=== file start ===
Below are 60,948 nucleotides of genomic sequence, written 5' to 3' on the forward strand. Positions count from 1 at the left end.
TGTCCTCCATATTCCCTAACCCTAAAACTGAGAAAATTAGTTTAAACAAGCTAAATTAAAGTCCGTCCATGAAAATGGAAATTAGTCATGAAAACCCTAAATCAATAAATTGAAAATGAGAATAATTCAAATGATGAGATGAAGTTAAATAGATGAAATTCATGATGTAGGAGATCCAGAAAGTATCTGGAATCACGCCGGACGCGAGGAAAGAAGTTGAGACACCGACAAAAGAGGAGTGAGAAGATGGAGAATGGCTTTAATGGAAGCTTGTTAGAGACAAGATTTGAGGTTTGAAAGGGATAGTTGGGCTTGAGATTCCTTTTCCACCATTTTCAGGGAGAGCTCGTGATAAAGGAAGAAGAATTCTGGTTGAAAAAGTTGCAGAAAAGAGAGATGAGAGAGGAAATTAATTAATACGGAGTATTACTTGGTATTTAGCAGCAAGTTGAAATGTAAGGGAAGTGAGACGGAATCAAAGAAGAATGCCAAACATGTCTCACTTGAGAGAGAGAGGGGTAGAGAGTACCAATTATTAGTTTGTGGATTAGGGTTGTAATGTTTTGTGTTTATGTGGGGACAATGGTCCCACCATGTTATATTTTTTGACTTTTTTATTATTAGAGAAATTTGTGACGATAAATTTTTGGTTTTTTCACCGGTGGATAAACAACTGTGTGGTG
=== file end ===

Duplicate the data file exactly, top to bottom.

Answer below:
Below are 60,948 nucleotides of genomic sequence, written 5' to 3' on the forward strand. Positions count from 1 at the left end.
TGTCCTCCATATTCCCTAACCCTAAAACTGAGAAAATTAGTTTAAACAAGCTAAATTAAAGTCCGTCCATGAAAATGGAAATTAGTCATGAAAACCCTAAATCAATAAATTGAAAATGAGAATAATTCAAATGATGAGATGAAGTTAAATAGATGAAATTCATGATGTAGGAGATCCAGAAAGTATCTGGAATCACGCCGGACGCGAGGAAAGAAGTTGAGACACCGACAAAAGAGGAGTGAGAAGATGGAGAATGGCTTTAATGGAAGCTTGTTAGAGACAAGATTTGAGGTTTGAAAGGGATAGTTGGGCTTGAGATTCCTTTTCCACCATTTTCAGGGAGAGCTCGTGATAAAGGAAGAAGAATTCTGGTTGAAAAAGTTGCAGAAAAGAGAGATGAGAGAGGAAATTAATTAATACGGAGTATTACTTGGTATTTAGCAGCAAGTTGAAATGTAAGGGAAGTGAGACGGAATCAAAGAAGAATGCCAAACATGTCTCACTTGAGAGAGAGAGGGGTAGAGAGTACCAATTATTAGTTTGTGGATTAGGGTTGTAATGTTTTGTGTTTATGTGGGGACAATGGTCCCACCATGTTATATTTTTTGACTTTTTTATTATTAGAGAAATTTGTGACGATAAATTTTTGGTTTTTTCACCGGTGGATAAACAACTGTGTGGTG